The Fence of My Indifference
When your difficulties jump the fence of my indifference
and I awaken to thoughts of you in dirty bedclothes;
when I look at my fork of food and cannot eat it
and draw ballpoint hash marks on the breakfast paper,
and say your name out loud in the shower,
and later pull weeds as if to clear a landing place for you,
but you don’t come, I recall how we ran down the ramp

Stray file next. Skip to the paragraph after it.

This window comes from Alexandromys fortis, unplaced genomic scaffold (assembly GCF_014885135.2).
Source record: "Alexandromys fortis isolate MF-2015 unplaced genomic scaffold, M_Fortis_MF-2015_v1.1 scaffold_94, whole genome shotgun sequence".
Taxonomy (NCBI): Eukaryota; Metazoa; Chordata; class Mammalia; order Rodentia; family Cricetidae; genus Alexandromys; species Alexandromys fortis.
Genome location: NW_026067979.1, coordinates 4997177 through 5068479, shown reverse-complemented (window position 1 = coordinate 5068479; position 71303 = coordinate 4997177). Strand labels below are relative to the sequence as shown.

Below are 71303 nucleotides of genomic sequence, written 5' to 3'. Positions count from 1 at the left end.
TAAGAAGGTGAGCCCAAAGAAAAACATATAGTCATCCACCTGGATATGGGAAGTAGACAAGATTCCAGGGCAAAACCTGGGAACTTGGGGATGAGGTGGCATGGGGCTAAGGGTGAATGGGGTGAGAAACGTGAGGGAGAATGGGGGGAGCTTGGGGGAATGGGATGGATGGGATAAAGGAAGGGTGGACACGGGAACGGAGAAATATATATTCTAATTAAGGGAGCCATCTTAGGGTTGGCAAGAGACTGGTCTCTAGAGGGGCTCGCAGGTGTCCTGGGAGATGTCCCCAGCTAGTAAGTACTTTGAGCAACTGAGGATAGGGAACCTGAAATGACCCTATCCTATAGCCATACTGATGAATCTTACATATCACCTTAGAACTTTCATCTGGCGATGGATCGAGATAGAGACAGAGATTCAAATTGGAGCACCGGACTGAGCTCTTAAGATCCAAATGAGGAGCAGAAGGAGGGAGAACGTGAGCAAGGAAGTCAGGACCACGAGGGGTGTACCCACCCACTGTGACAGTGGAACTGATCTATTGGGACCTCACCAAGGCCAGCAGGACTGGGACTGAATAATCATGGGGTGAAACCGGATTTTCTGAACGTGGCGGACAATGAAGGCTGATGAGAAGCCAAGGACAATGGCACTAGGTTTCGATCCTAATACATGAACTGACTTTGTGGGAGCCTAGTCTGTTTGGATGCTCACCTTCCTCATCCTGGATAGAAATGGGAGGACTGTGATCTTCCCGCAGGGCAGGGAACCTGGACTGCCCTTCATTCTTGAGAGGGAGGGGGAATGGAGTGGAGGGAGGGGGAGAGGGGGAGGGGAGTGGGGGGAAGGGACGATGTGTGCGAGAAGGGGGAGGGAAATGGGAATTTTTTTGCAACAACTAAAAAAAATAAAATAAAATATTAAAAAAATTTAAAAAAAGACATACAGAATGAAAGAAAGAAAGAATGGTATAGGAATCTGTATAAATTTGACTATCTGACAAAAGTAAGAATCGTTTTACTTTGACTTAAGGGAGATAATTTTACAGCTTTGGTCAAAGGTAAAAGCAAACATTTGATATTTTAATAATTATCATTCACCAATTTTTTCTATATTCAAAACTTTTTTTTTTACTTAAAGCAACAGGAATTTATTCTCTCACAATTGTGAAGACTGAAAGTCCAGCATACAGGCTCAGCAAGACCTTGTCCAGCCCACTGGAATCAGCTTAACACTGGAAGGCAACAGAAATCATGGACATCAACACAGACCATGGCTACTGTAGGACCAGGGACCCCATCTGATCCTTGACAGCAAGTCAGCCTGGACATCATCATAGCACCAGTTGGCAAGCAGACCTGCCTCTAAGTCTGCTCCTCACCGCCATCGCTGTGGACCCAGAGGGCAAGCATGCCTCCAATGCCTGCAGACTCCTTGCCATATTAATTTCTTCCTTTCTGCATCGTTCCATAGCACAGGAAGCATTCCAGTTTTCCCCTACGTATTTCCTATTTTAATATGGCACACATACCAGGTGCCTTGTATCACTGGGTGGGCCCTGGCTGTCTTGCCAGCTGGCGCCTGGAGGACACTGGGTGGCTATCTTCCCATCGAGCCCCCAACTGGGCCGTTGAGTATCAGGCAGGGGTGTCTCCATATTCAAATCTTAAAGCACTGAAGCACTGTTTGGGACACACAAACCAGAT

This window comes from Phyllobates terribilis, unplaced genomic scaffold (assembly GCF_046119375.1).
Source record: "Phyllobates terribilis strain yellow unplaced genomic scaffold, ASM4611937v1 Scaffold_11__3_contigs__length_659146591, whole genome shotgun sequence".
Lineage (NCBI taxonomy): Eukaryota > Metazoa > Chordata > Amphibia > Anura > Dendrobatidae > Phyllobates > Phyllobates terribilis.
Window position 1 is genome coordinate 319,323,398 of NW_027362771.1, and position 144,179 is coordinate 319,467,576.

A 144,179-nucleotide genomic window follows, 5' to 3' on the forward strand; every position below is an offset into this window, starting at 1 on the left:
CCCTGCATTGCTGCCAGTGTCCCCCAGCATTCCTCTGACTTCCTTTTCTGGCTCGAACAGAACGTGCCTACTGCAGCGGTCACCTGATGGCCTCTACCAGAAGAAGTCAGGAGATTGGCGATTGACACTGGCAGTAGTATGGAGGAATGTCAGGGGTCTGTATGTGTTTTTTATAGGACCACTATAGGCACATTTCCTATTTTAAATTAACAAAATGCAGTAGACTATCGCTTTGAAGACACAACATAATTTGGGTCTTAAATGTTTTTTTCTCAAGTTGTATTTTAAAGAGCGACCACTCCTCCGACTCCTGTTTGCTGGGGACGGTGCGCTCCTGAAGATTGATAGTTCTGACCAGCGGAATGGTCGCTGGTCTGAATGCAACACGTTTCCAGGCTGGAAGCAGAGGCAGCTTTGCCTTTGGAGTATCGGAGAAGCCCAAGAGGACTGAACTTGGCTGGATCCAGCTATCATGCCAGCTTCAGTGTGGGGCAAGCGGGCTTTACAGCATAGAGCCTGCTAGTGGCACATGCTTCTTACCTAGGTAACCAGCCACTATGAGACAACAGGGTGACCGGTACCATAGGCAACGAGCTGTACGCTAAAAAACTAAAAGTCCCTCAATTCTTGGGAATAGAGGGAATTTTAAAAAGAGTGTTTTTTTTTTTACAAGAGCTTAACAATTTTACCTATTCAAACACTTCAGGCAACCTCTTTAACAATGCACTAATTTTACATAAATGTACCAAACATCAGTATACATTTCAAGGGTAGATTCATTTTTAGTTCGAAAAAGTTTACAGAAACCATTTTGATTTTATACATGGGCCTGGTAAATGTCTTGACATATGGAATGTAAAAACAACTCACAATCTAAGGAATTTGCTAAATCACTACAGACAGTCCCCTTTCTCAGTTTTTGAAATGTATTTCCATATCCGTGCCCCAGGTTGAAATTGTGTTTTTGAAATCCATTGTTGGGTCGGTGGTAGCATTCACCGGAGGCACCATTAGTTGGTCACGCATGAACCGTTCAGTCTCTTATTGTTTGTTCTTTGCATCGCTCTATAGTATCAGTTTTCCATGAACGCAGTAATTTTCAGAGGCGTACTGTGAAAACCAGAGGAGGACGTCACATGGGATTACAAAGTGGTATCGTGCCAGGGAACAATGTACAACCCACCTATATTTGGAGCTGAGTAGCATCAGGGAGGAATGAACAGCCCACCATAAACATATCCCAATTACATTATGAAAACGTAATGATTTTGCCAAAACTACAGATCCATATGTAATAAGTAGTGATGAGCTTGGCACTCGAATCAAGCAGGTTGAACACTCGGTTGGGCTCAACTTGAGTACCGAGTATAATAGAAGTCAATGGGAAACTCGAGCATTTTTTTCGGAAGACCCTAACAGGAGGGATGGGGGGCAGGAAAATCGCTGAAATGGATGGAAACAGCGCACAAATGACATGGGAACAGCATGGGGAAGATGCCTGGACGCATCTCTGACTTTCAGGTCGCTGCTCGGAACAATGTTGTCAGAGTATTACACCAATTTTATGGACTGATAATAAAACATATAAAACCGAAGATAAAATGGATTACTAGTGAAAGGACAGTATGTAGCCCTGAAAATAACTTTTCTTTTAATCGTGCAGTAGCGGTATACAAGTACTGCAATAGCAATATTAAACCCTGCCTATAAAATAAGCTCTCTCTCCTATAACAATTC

to the lower level of Grand Central, and I drew your shadow
in pencil on the whispering wall, but none of that reaches you.
Today, I write the word “hand,” and a hand grows from the paper.
I draw a picture of a hand, and a hand rises from my shading.
I say the word “hand,” and my hand comes down on your shoulder
in the hospital room, and you turn from your silence to see that
I have jumped the fence of my indifference into your difficulties.